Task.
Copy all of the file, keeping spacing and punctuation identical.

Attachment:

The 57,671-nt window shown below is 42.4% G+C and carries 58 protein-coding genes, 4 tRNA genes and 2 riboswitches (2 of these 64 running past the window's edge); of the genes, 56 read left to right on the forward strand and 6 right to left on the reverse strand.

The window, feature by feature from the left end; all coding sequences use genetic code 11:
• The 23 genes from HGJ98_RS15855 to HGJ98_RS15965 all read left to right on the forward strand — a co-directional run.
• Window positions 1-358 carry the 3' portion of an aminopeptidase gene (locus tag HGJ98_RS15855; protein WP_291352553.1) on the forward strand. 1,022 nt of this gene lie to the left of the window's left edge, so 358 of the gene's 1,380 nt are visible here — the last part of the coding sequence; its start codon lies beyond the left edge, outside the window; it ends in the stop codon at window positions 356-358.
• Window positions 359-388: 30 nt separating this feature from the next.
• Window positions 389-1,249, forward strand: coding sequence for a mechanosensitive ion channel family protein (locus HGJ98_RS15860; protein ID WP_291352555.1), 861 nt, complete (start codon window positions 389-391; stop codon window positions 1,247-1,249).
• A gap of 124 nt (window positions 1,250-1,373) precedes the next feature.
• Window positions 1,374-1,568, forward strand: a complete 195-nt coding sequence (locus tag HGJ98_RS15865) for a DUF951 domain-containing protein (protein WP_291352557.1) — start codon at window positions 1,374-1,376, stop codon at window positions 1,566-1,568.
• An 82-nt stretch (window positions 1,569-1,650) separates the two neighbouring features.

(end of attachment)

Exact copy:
The 57,671-nt window shown below is 42.4% G+C and carries 58 protein-coding genes, 4 tRNA genes and 2 riboswitches (2 of these 64 running past the window's edge); of the genes, 56 read left to right on the forward strand and 6 right to left on the reverse strand.

The window, feature by feature from the left end; all coding sequences use genetic code 11:
• The 23 genes from HGJ98_RS15855 to HGJ98_RS15965 all read left to right on the forward strand — a co-directional run.
• Window positions 1-358 carry the 3' portion of an aminopeptidase gene (locus tag HGJ98_RS15855; protein WP_291352553.1) on the forward strand. 1,022 nt of this gene lie to the left of the window's left edge, so 358 of the gene's 1,380 nt are visible here — the last part of the coding sequence; its start codon lies beyond the left edge, outside the window; it ends in the stop codon at window positions 356-358.
• Window positions 359-388: 30 nt separating this feature from the next.
• Window positions 389-1,249, forward strand: coding sequence for a mechanosensitive ion channel family protein (locus HGJ98_RS15860; protein ID WP_291352555.1), 861 nt, complete (start codon window positions 389-391; stop codon window positions 1,247-1,249).
• A gap of 124 nt (window positions 1,250-1,373) precedes the next feature.
• Window positions 1,374-1,568, forward strand: a complete 195-nt coding sequence (locus tag HGJ98_RS15865) for a DUF951 domain-containing protein (protein WP_291352557.1) — start codon at window positions 1,374-1,376, stop codon at window positions 1,566-1,568.
• An 82-nt stretch (window positions 1,569-1,650) separates the two neighbouring features.